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Lesson Plan

The Moral Panic Over “Super-Predators”

About this Video
This 10-minute video chronicles the origins of the superpredator myth of the 1990s, and how that flawed prediction gave rise to a moral panic that was used by politicians in both parties to justify changes to the criminal justice system that imposed harsh new penalties on youthful offenders that landed disproportionately on minority offenders. Focusing on the highly inaccurate predictions that fueled public fears, the video provides students with useful context on the politics, race relations, and demographic changes of the 1990s.
Content Advisory: This video includes discussion of rape and murder.
Students will learn
  • How experts predicted that a new class of youthful offenders known as superpredators would give rise to a massive increase in juvenile crime and violence in the late 1990s.
  • How politicians used the research underlying these predictions to generate a nationwide moral panic and justify dramatic changes in the criminal justice system that disproportionately affected black youths.
  • How and why the experts’ predictions proved to be incorrect.
Combating the Myth of the Superpredator
Subjects
  • Civics & Government
  • Journalism
  • U.S. History
Topics
  • 1990s America
  • Bill Clinton
  • Criminal Justice
  • Cultural and Social Change
  • Domestic Policies
  • Media Literacy
  • News Literacy
  • Race in America
  • The Modern Era (1980-Present)
  • War on Drugs
For Teachers
Introducing the Lesson

In 1994, the killing of an 11-year-old boy in Chicago by teenage members of his own gang triggered a national panic that violence was spinning out of control.

Princeton Professor John DiIulio Jr. had extensively studied the criminal justice system, and predicted that as the number of teenagers increased, crime rates would snowball into a national crisis by 2000.

He wrote up his thoughts in an article for The Weekly Standard in 1995 and coined a term that struck fear: “superpredators” – impulsive juveniles, lacking moral conscience, who would kill without a second thought.

The news media quickly adopted the term and fear became part of the national dialogue. To prevent the predicted crime wave, 48 states would eventually enact laws to crack down on juvenile offenders, making it easier to prosecute them as adults and impose severe penalties.

But even as the laws rolled out, juvenile crime rates were dropping. By the late 1990s, it was clear that DiIulio’s dire predictions were wrong. The juvenile crime rate didn’t double and then double again; it dropped – by half. The superpredator idea was wrong. But there was no quick way to pull back the legislative changes.

The revelation shook DiIulio’s faith in social science and rekindled an interest in traditional religion that led him into faith-based community initiatives. But his change of heart came too late to reverse the damage done by laws and policies that fell disproportionately on minority youths.

Comprehension Questions
  • Why were some experts in the 1990s predicting a dramatic rise in violent crime among juvenile offenders?
  • How did politicians respond to the panic created over superpredators?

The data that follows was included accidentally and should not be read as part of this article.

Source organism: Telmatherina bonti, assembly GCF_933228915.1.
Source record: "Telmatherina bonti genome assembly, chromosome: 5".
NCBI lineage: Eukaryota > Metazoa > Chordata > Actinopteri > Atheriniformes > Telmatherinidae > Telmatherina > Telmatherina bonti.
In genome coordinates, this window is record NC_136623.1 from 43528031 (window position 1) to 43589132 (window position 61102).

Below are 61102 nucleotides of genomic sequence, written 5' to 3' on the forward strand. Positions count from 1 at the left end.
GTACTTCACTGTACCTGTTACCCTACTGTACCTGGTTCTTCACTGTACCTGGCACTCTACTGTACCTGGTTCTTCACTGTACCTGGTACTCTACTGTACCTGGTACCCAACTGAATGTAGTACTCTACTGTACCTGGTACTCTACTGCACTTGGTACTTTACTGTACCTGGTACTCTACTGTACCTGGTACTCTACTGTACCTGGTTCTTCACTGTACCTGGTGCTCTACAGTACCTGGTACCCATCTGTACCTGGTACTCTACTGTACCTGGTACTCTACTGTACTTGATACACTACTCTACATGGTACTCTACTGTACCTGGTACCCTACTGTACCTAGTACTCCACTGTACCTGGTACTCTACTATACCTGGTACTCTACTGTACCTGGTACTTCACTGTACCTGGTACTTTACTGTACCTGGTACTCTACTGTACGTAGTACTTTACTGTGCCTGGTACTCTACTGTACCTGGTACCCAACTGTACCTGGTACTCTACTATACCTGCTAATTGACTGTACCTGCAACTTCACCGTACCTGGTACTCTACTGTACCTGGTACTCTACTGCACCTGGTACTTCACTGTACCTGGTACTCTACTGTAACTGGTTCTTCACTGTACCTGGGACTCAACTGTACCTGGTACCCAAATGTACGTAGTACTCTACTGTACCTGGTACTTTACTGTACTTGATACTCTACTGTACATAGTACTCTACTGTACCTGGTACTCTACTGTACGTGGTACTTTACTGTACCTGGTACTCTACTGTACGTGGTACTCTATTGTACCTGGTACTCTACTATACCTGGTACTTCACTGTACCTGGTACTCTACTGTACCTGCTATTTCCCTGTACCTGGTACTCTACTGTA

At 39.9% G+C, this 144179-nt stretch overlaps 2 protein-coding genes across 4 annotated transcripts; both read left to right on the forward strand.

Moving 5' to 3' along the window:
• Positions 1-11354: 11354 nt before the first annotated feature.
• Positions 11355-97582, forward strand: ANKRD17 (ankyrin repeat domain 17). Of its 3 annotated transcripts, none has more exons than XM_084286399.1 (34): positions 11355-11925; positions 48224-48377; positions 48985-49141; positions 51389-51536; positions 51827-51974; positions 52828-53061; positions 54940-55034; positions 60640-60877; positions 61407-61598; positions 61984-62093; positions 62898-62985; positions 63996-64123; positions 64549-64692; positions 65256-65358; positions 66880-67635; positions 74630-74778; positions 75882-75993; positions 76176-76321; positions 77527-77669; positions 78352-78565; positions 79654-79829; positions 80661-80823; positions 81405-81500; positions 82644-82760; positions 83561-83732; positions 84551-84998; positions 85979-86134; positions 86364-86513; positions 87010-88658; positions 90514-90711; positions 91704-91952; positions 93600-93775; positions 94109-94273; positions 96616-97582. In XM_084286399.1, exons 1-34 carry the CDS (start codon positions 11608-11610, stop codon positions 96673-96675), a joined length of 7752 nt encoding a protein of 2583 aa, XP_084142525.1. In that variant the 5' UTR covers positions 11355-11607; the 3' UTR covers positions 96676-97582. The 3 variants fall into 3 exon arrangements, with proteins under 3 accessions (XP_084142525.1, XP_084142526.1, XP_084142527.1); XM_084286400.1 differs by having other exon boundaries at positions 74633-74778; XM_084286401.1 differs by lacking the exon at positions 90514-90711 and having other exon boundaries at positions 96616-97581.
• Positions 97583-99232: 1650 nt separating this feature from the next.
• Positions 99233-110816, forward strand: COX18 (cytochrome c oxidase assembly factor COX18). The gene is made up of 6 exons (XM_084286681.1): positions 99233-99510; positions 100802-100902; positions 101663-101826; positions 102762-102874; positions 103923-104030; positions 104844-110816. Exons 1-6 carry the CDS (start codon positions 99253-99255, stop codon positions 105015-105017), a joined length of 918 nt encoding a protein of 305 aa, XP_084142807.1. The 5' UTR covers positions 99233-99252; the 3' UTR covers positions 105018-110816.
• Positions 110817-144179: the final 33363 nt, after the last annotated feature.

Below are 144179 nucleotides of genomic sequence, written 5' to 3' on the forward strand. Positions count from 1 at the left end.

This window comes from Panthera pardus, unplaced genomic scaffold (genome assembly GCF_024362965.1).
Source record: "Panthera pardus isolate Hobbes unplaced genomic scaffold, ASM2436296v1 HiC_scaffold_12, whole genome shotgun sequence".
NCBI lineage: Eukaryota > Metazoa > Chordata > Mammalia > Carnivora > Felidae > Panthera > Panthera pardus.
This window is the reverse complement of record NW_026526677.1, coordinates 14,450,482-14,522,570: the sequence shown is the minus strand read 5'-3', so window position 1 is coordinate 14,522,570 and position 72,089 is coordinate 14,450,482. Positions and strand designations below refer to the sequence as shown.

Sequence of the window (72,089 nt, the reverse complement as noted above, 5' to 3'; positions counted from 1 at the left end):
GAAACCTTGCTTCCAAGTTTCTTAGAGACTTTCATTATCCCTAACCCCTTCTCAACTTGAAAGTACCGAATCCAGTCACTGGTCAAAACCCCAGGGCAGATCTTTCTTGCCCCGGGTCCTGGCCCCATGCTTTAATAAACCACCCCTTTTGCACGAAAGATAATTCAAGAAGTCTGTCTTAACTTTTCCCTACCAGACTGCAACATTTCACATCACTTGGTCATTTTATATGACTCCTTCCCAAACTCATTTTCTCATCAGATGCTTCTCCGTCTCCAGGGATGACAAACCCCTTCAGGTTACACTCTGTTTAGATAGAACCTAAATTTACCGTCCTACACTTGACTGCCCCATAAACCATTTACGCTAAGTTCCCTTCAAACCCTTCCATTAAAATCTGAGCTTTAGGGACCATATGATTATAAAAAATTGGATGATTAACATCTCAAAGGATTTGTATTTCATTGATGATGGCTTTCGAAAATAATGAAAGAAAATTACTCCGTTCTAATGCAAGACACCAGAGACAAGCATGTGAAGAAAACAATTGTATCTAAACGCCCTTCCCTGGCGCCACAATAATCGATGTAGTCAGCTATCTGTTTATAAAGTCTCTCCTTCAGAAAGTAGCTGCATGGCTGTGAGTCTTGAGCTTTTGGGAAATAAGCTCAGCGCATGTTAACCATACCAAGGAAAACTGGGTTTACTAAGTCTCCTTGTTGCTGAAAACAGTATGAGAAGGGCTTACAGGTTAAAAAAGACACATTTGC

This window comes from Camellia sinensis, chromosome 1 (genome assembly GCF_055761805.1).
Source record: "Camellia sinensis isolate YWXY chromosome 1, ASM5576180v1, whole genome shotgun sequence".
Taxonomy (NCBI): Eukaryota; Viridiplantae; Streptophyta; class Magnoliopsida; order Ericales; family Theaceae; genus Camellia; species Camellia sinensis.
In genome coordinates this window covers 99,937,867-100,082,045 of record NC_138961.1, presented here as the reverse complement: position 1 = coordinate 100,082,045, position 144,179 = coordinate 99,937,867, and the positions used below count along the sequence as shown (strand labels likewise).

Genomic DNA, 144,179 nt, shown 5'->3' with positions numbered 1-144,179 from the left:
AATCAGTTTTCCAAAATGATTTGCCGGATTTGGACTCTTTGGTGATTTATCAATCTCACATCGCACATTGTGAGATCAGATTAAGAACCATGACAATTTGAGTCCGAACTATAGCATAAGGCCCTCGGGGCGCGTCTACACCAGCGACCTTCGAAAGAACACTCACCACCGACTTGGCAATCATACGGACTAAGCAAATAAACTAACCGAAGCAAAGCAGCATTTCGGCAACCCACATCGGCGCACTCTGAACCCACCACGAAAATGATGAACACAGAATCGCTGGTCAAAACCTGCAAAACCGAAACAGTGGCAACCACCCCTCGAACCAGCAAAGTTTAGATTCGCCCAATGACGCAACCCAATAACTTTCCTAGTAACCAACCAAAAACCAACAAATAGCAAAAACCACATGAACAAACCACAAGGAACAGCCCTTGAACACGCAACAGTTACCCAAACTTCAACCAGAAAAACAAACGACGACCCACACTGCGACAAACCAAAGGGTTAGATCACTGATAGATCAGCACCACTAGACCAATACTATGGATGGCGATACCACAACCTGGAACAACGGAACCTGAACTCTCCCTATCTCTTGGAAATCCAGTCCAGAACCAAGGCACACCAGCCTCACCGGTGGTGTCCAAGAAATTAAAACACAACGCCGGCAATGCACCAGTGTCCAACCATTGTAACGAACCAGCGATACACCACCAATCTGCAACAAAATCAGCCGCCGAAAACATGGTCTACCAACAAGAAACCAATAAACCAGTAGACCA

• What kinds of changes were made to the criminal justice system in response to fears of superpredators?
  • What are some of the factors that may have contributed to the decline in juvenile crime that began in the late 1990s?
Discussion Questions and Writing Prompts
  • When young offenders were labeled as superpredators, how did that phrasing affect public perception? Do you think the label was appropriate?
  • How was the fear of superpredators intertwined with race relations and changing demographics? Do you think fear of superpredators was related to racial fears?
  • The experts who predicted a dramatic rise in violent juvenile crime were incorrect in their predictions. Why were their predictions so wrong? What does their failure teach us about the nature of predictions in the social sciences? Why is it harder for social scientists to make predictions than physicists, chemists, or astronomers?
  • One politician in the video (House Speaker Newt Gingrich) argues that anyone who commits an “adult” crime like murder should be prosecuted as an adult, regardless of their age. Do you agree? Why or why not?
  • The video includes footage of leading politicians in both parties using the term superpredator and encouraging a “tougher” stance on youthful offenders. How does this relate to ideological trends in American politics during the 1990s? In what sense was the fear of superpredators a manifestation of broader trends in politics and demographics during the 1990s?
Additional Resources
Transcript Retro Report
Standards (Common Core State Standards)

Integrate and evaluate multiple sources of information presented in diverse formats and media (e.g., visually, quantitatively, as well as in words) in order to address a question or solve a problem

Analyze a complex set of ideas or sequences of events and explain how specific individuals, ideas, or events interact or develop over the course of a text.

Standards (National Council for the Social Studies C3 Framework)

Evaluate public policies in terms of intended and unintended outcomes.

Analyze multiple and complex causes and effect of events in the past.

Standards (AP U.S. History)

Skill 2.C: Explain the significance of a source’s point of view and how that might limit the use of a source.

Theme 5: Politics and Power (PCE).